Is there nutritional adequacy of a gluten-free dietary pattern in those newly diagnosed with celiac disease?
For newly diagnosed children and adults with celiac disease, studies report that compliance with a gluten-free dietary pattern results in significant improvements in nutritional laboratory values, such as serum hemoglobin, iron, zinc and calcium, as a result of intestinal healing and improved absorption. However, adherence to the gluten-free dietary pattern may result in a diet that is high in fat and low in carbohydrates and fiber, as well as low in iron, folate, niacin, vitamin B-12, calcium, phosphorus and zinc. A small number of studies in adults show a trend toward weight gain after diagnosis; further research is needed in this area.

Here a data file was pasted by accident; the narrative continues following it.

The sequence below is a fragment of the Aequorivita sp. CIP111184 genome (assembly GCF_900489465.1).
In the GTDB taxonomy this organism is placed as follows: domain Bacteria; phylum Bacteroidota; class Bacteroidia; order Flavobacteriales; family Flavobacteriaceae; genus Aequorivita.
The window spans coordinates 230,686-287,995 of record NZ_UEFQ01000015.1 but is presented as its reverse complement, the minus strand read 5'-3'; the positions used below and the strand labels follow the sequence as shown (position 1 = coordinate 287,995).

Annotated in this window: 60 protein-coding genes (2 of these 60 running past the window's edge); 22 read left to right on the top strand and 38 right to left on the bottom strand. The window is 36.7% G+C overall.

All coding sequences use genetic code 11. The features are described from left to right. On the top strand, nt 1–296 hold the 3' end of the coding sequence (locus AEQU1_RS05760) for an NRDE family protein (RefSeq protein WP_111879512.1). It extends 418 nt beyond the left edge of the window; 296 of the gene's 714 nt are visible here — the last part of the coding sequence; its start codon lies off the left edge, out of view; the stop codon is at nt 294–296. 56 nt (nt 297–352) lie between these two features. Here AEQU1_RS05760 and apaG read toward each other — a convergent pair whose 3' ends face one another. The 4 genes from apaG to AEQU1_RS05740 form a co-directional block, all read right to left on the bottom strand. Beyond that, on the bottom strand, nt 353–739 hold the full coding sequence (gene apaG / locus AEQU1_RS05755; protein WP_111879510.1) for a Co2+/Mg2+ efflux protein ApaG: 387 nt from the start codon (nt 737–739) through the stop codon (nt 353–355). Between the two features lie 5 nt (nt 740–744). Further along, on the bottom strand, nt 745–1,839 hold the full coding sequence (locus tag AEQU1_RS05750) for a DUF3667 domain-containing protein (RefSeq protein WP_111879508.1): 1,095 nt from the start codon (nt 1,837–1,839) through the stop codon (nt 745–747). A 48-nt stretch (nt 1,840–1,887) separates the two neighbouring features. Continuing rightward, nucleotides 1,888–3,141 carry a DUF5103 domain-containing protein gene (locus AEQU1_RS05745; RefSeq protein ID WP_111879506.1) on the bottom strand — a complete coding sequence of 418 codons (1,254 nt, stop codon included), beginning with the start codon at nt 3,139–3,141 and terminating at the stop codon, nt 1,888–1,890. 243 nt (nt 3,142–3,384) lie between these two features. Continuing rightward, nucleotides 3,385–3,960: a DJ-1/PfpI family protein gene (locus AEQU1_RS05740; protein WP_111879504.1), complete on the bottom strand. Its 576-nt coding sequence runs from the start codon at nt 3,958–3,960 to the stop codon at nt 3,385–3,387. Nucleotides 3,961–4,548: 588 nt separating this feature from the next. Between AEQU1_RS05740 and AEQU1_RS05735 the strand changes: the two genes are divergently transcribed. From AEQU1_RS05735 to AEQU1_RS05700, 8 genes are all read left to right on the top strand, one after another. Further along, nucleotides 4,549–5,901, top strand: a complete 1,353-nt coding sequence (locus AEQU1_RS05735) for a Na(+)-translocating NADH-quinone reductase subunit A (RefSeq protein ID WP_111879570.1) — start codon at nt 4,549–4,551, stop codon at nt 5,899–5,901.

- Grade I means there is Good/Strong evidence supporting the statement;
- Grade II is Fair;
- Grade III is Limited/Weak;
- Grade IV is Expert Opinion Only;
- Grade V is Not Assignable.
- High (A) means we are very confident that the true effect lies close to that of the estimate of the effect;
- Moderate (B) means we are moderately confident in the effect estimate;
- Low (C) means our confidence in the effect estimate is limited;
- Very Low (D) means we have very little confidence in the effect estimate.
- Ungraded means a grade is not assignable.